Wednesday 26 December 2007

More Eureka 18mm SYW

The top picture shows a 30 figure Eureka Hungarian battalion . Under that is a red facings Austrian battalion.

Then three pictures showing a Eureka 30 figure Prussian battalion in front of a Foundry (20 figure) 25/28mm for size comparison.

18mm Eureka Prussian SYW Cuirassiers

I'm a great fan of Eureka's range of SYW figures. They are sold as 18mm and the cavalry are certainly big. The infantry, which I'm less keen on, are slightly larger than big 15mm ranges, like Old Glory. I keep buying figures, painting them with a mind to keeping them, then a few months down the line I sell them on aBay.

The range from Eureka presently has Prussians and Austrians and those are more or less complete. Russians will be available early in 2008, I'm told and they are researching the French army.

The 30 painted figures (moulded as one-piece) are of Prussian Cuirassier Regiment No.1
There are three variants of both horse and cavalryman for the rank-and-file and a single figure for the officer, standard bearer and trumpeter.

Saturday 1 December 2007

This week I have finished a 15mm Napoleonic unit (above) of Prussians. This consists of 2 battalions of IR49 Muffling, each 30 figures, plus 2 schutzen or skirmishers armed with rifles and a mounted colonel. The figures are by a UK company called AB that no longer sells these ranges, though its still possible to get these figures from Eureka in Australia. They are the most expensive 15mm figures made and also by far the best. Anthony Barton, was the designer and he also had something to do with Battle Honours, which I looked after a few years back in south London.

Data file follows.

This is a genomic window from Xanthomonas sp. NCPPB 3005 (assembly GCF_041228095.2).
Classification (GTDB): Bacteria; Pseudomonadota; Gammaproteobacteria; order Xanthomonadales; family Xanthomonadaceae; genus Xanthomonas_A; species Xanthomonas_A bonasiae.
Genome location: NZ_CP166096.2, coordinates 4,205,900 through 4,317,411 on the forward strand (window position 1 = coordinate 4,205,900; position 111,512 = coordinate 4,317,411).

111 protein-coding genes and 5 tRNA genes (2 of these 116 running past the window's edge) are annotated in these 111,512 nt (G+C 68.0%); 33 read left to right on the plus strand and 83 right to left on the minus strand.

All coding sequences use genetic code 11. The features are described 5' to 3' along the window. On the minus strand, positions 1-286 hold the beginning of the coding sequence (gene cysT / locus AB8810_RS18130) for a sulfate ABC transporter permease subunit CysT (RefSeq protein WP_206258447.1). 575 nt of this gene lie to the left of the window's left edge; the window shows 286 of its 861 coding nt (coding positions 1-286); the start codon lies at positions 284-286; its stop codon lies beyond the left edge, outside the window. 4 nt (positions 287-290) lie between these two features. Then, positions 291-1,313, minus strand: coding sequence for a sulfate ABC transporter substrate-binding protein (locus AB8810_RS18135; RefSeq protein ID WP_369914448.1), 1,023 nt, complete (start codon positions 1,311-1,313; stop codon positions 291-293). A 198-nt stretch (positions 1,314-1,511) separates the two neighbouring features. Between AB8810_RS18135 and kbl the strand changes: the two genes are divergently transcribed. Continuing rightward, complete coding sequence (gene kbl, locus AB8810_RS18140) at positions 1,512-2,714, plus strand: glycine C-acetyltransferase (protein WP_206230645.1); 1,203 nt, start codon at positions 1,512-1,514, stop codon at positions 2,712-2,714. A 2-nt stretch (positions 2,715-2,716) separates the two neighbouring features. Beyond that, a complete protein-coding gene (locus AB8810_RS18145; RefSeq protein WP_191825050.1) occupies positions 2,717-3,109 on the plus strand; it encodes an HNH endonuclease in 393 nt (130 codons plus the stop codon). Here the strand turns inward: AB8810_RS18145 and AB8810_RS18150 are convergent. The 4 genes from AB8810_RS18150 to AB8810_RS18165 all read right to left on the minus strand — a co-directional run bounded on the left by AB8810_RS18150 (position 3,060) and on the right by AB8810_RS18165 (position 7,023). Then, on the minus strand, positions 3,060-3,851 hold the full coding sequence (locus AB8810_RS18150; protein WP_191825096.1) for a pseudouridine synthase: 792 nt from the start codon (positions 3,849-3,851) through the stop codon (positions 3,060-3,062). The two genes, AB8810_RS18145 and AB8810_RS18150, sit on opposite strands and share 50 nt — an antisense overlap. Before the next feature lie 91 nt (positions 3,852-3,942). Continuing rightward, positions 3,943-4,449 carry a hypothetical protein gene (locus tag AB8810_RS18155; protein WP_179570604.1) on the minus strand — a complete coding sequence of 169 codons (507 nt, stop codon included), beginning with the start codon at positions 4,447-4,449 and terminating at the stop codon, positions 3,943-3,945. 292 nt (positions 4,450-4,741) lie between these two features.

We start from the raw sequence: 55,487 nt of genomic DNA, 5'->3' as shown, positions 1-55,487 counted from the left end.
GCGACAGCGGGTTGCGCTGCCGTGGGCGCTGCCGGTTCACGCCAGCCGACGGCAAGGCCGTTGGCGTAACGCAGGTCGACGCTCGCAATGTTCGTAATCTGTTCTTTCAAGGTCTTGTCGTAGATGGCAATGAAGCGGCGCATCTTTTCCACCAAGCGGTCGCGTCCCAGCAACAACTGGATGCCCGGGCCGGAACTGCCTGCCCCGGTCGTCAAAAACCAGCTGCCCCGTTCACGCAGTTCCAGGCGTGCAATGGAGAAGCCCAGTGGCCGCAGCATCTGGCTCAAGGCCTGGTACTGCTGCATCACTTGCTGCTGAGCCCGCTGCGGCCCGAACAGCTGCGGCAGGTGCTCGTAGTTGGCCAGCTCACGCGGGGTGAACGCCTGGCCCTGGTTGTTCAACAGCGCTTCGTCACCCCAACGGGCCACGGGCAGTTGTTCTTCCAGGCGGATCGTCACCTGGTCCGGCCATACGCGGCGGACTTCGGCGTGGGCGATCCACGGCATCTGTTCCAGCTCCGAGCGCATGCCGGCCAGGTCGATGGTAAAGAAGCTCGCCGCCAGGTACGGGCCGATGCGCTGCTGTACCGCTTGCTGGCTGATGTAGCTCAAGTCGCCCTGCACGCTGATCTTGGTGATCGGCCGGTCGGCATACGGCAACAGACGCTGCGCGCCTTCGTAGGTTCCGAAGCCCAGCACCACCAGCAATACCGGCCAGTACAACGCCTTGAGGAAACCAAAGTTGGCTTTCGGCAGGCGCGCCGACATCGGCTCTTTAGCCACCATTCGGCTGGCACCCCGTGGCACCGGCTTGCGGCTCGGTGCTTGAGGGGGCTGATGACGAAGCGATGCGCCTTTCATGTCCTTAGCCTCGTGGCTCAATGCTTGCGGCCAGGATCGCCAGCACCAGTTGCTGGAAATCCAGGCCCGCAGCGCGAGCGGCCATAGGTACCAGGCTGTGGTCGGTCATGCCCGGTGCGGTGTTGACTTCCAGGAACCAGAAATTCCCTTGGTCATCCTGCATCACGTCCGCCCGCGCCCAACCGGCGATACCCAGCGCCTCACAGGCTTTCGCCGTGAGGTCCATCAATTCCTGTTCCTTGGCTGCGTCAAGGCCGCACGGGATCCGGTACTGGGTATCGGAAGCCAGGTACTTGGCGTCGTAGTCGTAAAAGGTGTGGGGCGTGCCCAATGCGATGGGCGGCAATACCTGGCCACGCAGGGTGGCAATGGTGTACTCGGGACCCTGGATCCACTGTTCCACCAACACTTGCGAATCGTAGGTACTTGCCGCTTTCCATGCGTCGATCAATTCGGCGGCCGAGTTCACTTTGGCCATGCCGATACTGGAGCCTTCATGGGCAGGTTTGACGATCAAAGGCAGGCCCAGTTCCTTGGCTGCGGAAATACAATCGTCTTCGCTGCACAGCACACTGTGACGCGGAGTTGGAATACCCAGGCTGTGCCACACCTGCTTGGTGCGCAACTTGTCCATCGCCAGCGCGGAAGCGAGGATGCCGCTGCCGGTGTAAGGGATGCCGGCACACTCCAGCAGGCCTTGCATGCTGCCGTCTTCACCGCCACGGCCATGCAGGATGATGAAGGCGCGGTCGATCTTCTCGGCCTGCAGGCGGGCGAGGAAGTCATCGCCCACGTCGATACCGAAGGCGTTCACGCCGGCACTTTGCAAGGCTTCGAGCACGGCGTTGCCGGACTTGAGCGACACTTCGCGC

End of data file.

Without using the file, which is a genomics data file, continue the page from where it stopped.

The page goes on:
This unit participated in the first serious encounter in the 1806 war, between France and Prussia, at the battle of Saalfeld on 10th October. The Prussian-Saxon advance guard was destroyed by Marshal Lannes and its commander, Prince Louis-Ferdinand was killed in combat by a Sergeant Guindey of the 10th Hussars.

Painting a regiment with white facings presents special problems because the cross-belts are normally white as well. The white cross-belts lie over the top of the white facings so in this instance you need a very steady hand to allow a thin black line to make one stand out from the other.